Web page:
2005 Letter Sent to the British Thyroid Foundation from TPA
Mrs. Janis Hickey
[LEFT] British Thyroid Foundation
PO Box 97
1 January 2005
CC to ALL PATRONS, TRUSTEES AND MEDICAL ADVISERS
Dear Mrs. Hickey,
Subject: Evidence-based information about Armour
Thank you for your letter of 13th December. We are disappointed that owing to the differing views of your Trustees concerning Armour, you have decided not to allow the information which Thyroid Patient Advocacy-UK (TPA-UK) sent you on your web site, not even a link to the TPA-UK web site.
It says in your Mission Statement (1991), that your aims are (i) “to provide support for those with thyroid disorders and (ii) to provide information to those with thyroid disorders and to the medical profession”. As someone with thyroid disorders, I have these questions for you:
BTF web site and case histories
In your letter dated 10 th August 2004, you state:
“The development of the BTF web site is an ongoing process and we are always interested in the views of our members. Therefore we hope to, at some point in the future, include on the web site case histories and articles of interest which have been sent in to BTF by members”.
Does this mean that case histories of members who previously remained unwell on thyroxine but who regained their normal health on Armour will be included? Will the many articles of interest about desiccated porcine thyroid extract also be included?
Research on the efficacy of thyroid replacement therapy:
On your web site, you state that you “encourage the highest standards in patient care and research, that you are a team committed to helping thyroid disease sufferers, that you will provide support and clear information to sufferers, and that you wish to promote a greater awareness of these disorders amongst the general public and the medical profession”. With this in mind, we would be grateful for your comment on the following.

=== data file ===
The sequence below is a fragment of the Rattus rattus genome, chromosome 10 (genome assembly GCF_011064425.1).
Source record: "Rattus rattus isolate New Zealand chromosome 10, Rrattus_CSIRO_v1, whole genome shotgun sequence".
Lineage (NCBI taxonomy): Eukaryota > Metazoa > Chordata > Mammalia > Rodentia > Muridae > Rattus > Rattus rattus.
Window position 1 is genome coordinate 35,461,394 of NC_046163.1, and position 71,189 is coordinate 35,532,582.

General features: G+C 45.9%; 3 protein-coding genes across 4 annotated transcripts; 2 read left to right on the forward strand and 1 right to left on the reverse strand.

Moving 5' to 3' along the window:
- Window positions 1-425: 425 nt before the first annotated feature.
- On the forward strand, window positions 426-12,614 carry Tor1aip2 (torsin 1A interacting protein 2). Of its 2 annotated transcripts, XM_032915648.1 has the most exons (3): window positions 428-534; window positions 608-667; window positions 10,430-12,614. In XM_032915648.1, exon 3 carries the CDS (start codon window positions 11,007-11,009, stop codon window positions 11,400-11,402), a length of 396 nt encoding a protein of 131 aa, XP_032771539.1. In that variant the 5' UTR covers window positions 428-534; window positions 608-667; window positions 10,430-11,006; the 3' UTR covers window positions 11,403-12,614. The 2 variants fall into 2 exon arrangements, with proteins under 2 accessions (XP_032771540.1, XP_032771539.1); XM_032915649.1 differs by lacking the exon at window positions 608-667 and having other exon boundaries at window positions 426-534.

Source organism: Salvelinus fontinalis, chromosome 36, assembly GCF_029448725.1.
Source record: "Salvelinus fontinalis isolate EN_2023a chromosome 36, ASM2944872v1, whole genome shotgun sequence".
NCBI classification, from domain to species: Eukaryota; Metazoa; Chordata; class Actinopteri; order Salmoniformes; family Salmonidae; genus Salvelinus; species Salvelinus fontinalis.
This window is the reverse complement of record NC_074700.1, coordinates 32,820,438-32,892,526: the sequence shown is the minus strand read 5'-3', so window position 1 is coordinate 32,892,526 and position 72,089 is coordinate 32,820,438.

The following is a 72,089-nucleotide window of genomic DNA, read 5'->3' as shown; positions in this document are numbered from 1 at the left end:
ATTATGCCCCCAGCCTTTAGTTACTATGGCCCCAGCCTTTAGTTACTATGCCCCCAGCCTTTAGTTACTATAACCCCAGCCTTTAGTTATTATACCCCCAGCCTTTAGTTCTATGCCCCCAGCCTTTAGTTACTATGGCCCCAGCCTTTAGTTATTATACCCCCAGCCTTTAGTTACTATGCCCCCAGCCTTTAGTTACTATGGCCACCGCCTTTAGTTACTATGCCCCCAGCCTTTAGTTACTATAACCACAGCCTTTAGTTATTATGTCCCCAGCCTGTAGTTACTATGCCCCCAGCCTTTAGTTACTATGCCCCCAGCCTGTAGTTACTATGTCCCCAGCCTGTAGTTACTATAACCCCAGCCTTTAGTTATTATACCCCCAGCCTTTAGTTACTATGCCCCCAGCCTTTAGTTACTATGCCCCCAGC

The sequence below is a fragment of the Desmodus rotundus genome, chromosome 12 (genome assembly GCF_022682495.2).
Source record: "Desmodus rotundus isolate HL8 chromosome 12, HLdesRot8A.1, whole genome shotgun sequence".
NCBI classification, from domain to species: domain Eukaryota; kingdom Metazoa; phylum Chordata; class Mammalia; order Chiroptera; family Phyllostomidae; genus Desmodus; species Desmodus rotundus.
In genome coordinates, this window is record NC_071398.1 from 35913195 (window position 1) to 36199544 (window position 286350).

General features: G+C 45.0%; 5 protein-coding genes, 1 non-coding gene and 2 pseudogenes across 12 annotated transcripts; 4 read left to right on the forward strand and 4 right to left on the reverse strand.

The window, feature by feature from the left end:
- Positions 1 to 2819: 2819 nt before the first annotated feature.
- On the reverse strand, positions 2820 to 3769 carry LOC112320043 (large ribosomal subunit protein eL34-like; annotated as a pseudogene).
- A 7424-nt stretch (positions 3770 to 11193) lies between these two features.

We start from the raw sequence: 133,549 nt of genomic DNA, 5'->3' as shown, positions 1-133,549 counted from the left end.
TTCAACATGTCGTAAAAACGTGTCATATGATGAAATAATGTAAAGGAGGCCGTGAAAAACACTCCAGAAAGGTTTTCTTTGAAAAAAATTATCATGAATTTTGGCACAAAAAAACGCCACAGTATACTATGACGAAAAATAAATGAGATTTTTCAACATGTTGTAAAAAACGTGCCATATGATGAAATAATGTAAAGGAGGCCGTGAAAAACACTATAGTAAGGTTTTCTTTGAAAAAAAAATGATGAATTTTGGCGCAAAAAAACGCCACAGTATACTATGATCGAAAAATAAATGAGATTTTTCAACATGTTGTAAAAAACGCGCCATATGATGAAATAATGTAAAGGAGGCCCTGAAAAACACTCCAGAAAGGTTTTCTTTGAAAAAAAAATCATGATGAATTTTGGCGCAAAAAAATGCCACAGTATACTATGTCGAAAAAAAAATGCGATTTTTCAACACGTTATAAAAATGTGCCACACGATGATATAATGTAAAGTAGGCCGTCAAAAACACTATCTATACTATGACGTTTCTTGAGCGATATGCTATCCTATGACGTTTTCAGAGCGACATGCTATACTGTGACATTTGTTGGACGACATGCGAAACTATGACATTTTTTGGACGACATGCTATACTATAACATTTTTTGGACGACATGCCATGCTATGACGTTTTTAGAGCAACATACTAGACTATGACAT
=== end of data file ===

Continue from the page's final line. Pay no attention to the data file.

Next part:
In ‘What’s New under Research Award 2003 Important Update, it says that you “will be doing research into whether thyroid deiodinase polymorphisms alter the efficacy of thyroid replacement therapy, on the basis that they affect the conversion of T4 to T3″. You say:
“A previous study has shown that after administration of 100mcg thyroxine there was a significantly lower level of the active hormone T3 in people who were symptomatic of hypothyroidism despite normal thyroid biochemistry. It is not known whether this is due to a problem with the deiodinase enzymes in this group”.
Could you take the study one step further and include undiagnosed patients with symptoms of hypothyroidism but normal blood tests?
Information about Armour at the BTF web site:
In the FAQ’s under the section ‘Hypothyroidism (Underactive thyroid)‘, one question is, Can Natural Thyroxine (Armour) be used to treat hypothyroidism? Some of the details in the response are not accurate. Could you please correct them so that readers will have up-to-date information? Ive interspersed correct information (fact, not opinion) with the web site response:
Your Statement “There are no advantages of taking natural thyroid extract over synthetic thyroxine. There are other known (unmeasured) hormones in Armour, including Calcitonin”. The disadvantages are that because it is made from pooled thyroid glands from animals, which vary from batch to batch in their thyroxine levels, the exact dose of thyroxine cannot be estimated precisely. Therefore one dose from one batch of tablets may well create different thyroxine levels to the same dose from a second batch of tablets.